Activist Josh Tickell has been a fan of biodiesel, the alternative fuel made out of vegetable oil, for years. In fact, in 1997 he toured the country in a diesel Winnebago that ran on the stuff to spread the word about something he believes could end our dependence on foreign oil. People he met along the way as he "gassed up" at fast food restaurants willing to part with their cooking grease started calling his vehicle The Veggie Van. Now Tickell has directed a documentary called Fuel that won the Best Documentary Audience Award at the Sundance Film Festival last year.
I was lucky enough to attend a New York City screening of the film recently as a guest of John Paul Mitchell Systems. CEO and co-founder John Paul DeJoria is executive producer of the eco-documentary that investigates the replacement of fossil fuels with renewable energy. DeJoria has been a longtime supporter of alternative energy, from utilizing solar power for the harvesting of awapuhi at the Paul Mitchell farm in Hawaii to supporting the development of solar-powered vehicles via the Stanford Solar Car Project. "Alternative fuels are one of the most efficient answers to our nation's and the world's energy needs," DeJoria says. "This film is a great example of exactly how alternative energy makes sense."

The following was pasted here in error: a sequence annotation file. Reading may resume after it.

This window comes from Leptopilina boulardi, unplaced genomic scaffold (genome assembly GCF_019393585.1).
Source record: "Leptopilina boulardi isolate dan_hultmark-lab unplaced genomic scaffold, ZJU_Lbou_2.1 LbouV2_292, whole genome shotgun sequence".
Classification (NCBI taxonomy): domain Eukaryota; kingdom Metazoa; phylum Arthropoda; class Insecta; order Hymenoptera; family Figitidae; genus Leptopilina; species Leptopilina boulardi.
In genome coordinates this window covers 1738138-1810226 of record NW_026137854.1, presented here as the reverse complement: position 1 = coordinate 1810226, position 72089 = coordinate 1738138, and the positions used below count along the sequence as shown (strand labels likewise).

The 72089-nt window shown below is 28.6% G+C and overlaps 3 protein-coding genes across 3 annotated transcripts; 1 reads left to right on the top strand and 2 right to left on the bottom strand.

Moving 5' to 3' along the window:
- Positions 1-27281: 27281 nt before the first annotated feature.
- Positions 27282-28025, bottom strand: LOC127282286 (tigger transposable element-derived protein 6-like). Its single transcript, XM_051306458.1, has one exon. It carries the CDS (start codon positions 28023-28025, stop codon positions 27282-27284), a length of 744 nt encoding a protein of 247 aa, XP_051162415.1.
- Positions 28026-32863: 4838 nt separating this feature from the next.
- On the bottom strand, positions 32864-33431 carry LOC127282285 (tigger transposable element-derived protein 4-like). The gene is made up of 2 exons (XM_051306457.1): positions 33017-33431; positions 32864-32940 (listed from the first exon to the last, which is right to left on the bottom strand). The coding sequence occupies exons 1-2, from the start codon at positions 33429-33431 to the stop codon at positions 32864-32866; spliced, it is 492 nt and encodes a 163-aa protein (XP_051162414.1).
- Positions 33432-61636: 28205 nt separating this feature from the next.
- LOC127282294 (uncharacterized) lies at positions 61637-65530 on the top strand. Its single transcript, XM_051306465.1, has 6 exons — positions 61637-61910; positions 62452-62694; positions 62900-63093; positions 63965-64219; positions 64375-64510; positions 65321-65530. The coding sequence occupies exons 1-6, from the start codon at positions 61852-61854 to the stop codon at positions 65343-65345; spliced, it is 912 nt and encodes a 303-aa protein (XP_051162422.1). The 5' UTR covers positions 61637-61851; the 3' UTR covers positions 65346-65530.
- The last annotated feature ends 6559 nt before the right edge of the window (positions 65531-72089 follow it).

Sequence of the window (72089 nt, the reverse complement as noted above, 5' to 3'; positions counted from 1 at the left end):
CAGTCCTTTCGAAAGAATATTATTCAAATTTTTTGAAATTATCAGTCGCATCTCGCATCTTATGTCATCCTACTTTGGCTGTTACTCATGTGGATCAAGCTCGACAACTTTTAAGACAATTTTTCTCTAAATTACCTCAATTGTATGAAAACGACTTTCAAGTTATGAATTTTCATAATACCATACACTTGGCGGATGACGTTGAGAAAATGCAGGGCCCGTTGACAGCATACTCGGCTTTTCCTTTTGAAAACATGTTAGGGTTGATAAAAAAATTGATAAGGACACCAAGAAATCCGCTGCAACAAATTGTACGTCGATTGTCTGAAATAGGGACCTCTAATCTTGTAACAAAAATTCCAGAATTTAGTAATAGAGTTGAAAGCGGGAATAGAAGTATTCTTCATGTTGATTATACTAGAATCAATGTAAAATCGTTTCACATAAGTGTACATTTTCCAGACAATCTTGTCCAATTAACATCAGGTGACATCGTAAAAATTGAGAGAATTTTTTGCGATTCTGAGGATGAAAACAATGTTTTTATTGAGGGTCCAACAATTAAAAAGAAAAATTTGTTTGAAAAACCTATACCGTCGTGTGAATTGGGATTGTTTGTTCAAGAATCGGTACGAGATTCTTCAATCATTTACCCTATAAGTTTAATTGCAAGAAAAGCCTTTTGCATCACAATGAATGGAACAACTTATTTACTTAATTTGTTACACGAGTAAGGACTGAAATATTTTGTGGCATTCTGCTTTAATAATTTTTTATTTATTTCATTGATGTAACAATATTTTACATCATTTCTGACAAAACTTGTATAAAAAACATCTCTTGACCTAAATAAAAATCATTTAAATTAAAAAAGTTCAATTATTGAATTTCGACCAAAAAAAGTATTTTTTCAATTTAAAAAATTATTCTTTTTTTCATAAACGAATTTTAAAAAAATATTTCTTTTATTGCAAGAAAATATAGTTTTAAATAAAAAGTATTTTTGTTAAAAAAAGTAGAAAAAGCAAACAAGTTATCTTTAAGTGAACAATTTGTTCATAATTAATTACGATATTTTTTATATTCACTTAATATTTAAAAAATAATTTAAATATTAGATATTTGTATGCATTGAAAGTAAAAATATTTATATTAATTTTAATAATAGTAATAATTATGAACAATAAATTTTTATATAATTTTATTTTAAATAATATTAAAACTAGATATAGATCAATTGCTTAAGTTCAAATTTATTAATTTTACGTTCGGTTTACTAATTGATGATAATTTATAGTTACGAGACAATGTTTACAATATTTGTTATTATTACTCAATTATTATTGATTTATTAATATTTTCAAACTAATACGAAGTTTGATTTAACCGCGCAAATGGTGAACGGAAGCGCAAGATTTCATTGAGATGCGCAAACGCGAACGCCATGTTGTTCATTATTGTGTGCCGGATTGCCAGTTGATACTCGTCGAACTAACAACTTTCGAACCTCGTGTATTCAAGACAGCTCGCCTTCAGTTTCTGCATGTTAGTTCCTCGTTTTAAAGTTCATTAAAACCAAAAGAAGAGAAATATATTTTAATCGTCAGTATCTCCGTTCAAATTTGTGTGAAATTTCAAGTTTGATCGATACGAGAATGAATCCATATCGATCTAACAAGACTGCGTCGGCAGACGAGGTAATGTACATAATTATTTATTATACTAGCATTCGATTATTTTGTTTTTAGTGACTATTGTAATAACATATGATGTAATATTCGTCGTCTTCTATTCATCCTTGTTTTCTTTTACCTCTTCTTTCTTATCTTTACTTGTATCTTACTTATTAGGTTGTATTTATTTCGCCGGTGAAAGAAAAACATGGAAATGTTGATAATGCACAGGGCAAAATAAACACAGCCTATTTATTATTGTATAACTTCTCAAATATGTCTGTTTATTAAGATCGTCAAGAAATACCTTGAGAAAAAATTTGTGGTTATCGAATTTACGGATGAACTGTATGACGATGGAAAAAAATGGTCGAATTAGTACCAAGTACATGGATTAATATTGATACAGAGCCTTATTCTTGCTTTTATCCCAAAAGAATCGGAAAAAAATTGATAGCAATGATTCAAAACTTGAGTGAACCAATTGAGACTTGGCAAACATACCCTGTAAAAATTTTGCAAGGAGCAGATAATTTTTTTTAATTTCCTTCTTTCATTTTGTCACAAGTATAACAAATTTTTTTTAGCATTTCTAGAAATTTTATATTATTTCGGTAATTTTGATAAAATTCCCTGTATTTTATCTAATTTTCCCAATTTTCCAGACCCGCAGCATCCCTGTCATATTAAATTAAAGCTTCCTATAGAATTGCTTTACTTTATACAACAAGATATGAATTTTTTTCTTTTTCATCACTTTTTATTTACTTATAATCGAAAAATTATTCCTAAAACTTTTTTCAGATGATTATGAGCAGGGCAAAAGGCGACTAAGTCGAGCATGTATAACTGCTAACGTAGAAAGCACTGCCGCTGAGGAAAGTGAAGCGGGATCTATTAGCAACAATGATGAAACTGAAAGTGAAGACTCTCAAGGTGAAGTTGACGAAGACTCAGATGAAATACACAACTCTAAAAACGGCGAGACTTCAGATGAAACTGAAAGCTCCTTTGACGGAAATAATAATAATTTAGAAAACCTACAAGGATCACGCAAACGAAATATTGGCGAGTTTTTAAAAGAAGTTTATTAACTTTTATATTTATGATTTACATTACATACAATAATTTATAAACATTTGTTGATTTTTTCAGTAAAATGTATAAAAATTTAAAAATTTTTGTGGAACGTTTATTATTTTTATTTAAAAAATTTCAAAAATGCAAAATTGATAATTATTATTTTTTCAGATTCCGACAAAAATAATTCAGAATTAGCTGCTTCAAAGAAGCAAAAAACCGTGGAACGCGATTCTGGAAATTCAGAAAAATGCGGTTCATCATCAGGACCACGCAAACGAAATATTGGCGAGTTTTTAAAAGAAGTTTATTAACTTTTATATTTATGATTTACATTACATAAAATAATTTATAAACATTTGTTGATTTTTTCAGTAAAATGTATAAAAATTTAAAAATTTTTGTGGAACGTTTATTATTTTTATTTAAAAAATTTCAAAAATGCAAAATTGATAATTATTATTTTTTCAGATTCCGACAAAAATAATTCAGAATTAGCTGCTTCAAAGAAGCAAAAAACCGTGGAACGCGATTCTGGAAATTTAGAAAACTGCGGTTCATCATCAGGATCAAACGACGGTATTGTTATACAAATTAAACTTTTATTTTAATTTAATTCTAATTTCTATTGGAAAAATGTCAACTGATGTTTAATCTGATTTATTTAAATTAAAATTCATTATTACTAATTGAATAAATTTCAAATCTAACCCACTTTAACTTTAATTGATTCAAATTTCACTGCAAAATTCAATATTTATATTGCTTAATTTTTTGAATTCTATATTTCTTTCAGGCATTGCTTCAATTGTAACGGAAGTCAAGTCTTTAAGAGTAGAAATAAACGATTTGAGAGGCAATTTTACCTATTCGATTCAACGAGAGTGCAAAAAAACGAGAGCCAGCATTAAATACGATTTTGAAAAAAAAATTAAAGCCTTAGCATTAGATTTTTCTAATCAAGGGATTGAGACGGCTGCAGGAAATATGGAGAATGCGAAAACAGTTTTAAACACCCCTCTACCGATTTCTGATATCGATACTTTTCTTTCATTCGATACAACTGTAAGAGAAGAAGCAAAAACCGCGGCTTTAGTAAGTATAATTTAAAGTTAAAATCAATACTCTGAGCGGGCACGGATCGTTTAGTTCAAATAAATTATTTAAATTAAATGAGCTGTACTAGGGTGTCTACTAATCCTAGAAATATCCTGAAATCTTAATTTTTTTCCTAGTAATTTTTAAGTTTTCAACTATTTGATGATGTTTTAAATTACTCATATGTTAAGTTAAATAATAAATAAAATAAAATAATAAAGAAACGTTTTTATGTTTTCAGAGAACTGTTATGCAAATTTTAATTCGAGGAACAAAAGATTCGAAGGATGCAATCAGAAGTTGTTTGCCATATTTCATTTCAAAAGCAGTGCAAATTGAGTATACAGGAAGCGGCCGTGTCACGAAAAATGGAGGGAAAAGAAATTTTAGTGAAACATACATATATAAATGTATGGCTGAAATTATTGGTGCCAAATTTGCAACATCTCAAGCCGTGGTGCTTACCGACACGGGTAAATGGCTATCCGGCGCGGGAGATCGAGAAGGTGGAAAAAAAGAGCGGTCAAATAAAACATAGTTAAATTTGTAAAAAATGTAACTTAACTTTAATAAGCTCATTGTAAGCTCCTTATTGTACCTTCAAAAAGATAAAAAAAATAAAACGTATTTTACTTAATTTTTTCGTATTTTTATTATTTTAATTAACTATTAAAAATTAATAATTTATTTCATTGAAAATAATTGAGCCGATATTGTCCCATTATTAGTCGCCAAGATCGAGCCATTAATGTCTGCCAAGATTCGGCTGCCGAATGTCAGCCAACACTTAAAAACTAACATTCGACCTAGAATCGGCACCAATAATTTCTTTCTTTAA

The film is terrific, a stirring indictment of the petrochemical industry—who knew that Standard Oil's John D. Rockefeller tried to halt Henry Ford's production of ethanol cars?—but ultimately a rousing call to action. Tickell presents a range of available solutions for re-powering America, from vertical farms that occupy skyscrapers to algae facilities that turn wastewater into fuel, and he is joined by environmentalists, policy makers and celebrities like Julia Roberts, Willie Nelson (another fan of biodiesel) and Sheryl Crow, who are all passionate about the cause.
The film's structure is built around Tickell's personal journey of enlightenment, which started when his family moved from idyllic Australia to Louisiana, where he observed how the oil-rich environment was being ravaged by the omnipotent petrochemical industry. Let's just say that he's been a man on a mission ever since. As for The Veggie Van, it gets 25 miles per gallon, which is pretty darn good. Better yet, the exhaust smells like french fries. —Marianne Dougherty, editor in chief, [email protected]